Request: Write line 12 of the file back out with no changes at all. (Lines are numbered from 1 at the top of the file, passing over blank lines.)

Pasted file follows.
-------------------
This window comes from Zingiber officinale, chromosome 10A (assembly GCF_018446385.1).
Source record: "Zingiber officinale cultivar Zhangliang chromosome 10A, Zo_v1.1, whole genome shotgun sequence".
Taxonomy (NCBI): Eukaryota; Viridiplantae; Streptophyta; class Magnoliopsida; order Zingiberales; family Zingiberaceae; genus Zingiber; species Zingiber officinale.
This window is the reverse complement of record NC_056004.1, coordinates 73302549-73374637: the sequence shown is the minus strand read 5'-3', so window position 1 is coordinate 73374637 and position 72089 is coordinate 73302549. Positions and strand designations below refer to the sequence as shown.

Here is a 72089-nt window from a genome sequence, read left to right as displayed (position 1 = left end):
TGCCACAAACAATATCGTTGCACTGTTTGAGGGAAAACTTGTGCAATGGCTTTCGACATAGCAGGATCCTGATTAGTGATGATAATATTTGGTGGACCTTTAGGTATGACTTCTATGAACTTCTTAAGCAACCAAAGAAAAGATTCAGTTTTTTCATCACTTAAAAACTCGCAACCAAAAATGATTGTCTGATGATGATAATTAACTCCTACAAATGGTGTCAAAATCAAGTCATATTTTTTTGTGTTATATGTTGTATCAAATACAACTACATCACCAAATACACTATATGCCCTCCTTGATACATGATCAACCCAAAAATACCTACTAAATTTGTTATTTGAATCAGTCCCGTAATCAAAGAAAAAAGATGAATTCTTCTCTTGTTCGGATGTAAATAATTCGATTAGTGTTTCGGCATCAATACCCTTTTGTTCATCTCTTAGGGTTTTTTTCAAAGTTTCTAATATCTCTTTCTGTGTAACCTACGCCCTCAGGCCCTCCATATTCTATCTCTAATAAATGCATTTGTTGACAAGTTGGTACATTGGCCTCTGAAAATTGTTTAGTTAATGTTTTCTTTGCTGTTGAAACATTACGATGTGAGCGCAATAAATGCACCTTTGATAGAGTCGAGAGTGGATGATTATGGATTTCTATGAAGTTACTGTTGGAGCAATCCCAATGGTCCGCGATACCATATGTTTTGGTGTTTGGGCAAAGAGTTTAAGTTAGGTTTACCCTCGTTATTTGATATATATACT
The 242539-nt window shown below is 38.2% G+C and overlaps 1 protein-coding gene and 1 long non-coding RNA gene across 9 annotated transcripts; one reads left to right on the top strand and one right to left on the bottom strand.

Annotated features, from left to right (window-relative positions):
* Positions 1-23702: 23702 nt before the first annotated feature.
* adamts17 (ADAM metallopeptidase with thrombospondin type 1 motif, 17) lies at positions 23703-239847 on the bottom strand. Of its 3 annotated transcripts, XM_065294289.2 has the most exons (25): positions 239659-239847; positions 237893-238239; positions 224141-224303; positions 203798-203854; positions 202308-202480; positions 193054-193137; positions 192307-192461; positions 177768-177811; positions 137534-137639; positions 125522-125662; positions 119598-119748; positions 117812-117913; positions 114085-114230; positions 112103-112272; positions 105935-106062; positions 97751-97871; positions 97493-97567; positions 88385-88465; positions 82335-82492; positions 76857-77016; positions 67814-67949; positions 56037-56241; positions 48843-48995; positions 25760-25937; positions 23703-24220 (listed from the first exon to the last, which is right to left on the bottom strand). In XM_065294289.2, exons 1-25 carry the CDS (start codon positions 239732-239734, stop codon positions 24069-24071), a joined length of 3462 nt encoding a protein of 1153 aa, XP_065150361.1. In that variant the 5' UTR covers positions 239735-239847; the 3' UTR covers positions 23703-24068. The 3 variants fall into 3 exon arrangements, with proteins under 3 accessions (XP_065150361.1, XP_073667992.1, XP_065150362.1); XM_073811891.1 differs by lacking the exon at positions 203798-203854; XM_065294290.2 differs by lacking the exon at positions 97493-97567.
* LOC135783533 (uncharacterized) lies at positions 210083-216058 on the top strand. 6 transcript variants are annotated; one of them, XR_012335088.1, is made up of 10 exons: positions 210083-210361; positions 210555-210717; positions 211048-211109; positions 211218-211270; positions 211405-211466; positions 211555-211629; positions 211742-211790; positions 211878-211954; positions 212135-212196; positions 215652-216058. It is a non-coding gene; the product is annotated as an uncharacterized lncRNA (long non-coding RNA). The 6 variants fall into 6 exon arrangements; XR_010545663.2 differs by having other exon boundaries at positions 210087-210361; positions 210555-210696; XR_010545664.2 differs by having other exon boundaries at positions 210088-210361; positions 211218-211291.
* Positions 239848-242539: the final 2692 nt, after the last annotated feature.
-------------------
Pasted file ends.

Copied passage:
* Positions 239848-242539: the final 2692 nt, after the last annotated feature.